The traditions that I was aware of at the time were further back in history, namely the Futurist works by poet Filippo Tommaso Marinetti. He had developed parole in libertà (words-in-freedom), a radical form of writing based on the destruction and reconfiguration of words and sounds.

Also, there was the development of Zaum or ‘transrational’ poetry from the Russian Futurists defined as experimental poetic language characterized by indeterminacy in meaning.

The central interest for me was the idea of releasing the elements of language from their work as conspirators to create literary meaning.

Language is ultimately a representational art. As readers, we look past the actual components of language to the meanings and ideas conveyed through the linguistic structure. But language only has a value to describe commonly experienced things. If a writer wishes to write something, it needs to be about subjects with which a reader has some degree of shared experience. Without this experience the meaning of the writer’s words will be beyond his reach as if being confronted by a language in which one is not conversant. An unknown language merely becomes a visual pattern. When heard, the sound of it just a rhythmic noise untied to meaning. It becomes abstract.

My interest is in exploring the ground of language, the place from which language arises and into which it dissolves – a pregnant silence or luminous void pointing to that place where language cannot go or that language cannot articulate.

These works then came to serve as studies for the paintings which are all directly based on the collages. The entire body of paintings explore the compositions, color schemes and surfaces of the collages for the basis and logic of the painted images.

In order to do this, the surface is covered with a layer of paper over which the painting is then drawn out and painted. This technique allows the surface to start out as paper and to be treated as paper. With a paper substrate I am able to draw, stain, glaze, sand and scratch on the painted surface without penetrating past the substrate.

Since the paintings are based on typography there is a tension between the graphic arts and the painterly tradition. I see the collages as a part of the graphic arts tradition but then, when brought into the arena of painting, I think of the image as a figure/ground relationship, a surface and a painterly space.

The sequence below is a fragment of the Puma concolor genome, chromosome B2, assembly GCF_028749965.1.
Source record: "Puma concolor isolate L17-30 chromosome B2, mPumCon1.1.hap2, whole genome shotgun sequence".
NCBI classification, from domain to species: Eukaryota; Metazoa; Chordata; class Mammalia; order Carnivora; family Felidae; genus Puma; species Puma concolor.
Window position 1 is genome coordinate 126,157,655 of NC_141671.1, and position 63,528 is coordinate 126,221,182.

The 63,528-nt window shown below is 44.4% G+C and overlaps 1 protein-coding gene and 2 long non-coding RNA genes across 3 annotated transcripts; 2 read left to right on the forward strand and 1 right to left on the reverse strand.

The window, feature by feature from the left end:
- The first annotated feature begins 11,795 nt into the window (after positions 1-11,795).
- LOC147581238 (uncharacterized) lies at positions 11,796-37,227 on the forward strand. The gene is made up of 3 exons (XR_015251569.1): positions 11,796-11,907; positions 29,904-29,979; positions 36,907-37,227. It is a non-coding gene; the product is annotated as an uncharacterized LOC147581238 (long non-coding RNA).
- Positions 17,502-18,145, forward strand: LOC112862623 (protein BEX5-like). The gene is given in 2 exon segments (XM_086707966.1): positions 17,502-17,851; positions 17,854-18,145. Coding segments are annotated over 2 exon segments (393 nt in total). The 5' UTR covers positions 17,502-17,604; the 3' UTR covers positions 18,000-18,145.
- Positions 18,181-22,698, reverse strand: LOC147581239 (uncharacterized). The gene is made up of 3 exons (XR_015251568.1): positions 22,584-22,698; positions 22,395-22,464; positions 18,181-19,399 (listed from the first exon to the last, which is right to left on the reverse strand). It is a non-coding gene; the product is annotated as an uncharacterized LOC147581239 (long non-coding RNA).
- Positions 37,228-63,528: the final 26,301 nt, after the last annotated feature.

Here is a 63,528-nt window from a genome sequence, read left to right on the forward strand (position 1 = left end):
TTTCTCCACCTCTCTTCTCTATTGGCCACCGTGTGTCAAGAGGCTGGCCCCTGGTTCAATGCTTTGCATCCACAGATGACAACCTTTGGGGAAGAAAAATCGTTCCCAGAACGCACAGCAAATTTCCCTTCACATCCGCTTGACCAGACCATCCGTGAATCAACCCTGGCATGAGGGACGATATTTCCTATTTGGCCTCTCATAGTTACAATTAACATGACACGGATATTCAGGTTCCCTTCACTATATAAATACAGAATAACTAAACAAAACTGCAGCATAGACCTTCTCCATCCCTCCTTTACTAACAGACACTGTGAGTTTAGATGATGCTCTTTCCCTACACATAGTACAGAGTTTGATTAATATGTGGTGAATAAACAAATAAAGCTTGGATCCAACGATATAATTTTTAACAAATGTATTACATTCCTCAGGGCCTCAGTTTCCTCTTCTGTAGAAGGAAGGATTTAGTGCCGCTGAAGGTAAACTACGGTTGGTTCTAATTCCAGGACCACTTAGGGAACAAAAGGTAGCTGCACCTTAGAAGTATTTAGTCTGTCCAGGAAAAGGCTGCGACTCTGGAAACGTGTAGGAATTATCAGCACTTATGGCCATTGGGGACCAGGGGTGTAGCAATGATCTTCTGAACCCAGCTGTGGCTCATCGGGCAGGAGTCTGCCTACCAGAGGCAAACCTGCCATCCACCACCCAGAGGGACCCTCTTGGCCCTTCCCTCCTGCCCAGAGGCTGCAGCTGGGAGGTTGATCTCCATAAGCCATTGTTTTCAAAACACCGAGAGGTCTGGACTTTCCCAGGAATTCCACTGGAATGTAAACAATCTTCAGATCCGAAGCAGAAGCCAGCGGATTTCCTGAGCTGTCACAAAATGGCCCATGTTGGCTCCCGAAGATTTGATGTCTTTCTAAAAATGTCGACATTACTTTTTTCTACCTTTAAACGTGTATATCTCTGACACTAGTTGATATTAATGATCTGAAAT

The images in the paintings are a composite based on printed paper parts that were originally arranged in loose grids as collages. The paintings maintain the indicators of all these breaks in the collaged surface. This allows the viewer to see the initial constructive logic of the composition.

My work in general is of a conceptual nature. I think of most of my work as experiments similar to the Scientific Method…

7 Steps of the Scientific Method

  • Make an observation.
  • Conduct research.
  • Form hypothesis.
  • Test hypothesis.
  • Record data.
  • Draw conclusion.
  • Introduce independent variables.

I have a strong interest in Chance Aesthetics which is to allow accidental, unintentional or unexpected elements to happen in one’s creative process. I work through a serendipitous discovery process.

In order to do this, I set up constructive systems and then establish certain rules that yield a specific range of results. Once I have established a clear formula, then I allow whatever happens within those limits to happen. When I see things emerge that don’t interest me, I can make certain adjustments and changes in the rules: ‘this but not that’ and evolve and refine the constructive system until I like the chance-based results or until I wish to see a different result. There is continual analysis.

When an artist has the great privilege of working full time in the studio as I do, there is plenty of uninterrupted time to be saturated in one’s work, to think deeply, contemplate one’s ideas, approaches and assumptions and then patiently work out how to express them as elegantly as possible.

My wife Rosalia works with me in the studio and so we frequently engage in conversation that helps me clarify my observations or incorporate hers. Since she works on some stage of virtually all the paintings as does my daughter Nisa, new observations often arise which can lead to new or adjusted methods to try out in order to see what happens.

In the end, I trust that there is an inevitable underlying creative harmony informing all things and that it is beyond the realm of human language. If I am attuning myself to that, then whatever happens in the studio will reflect that universal harmony and will be an expression of it.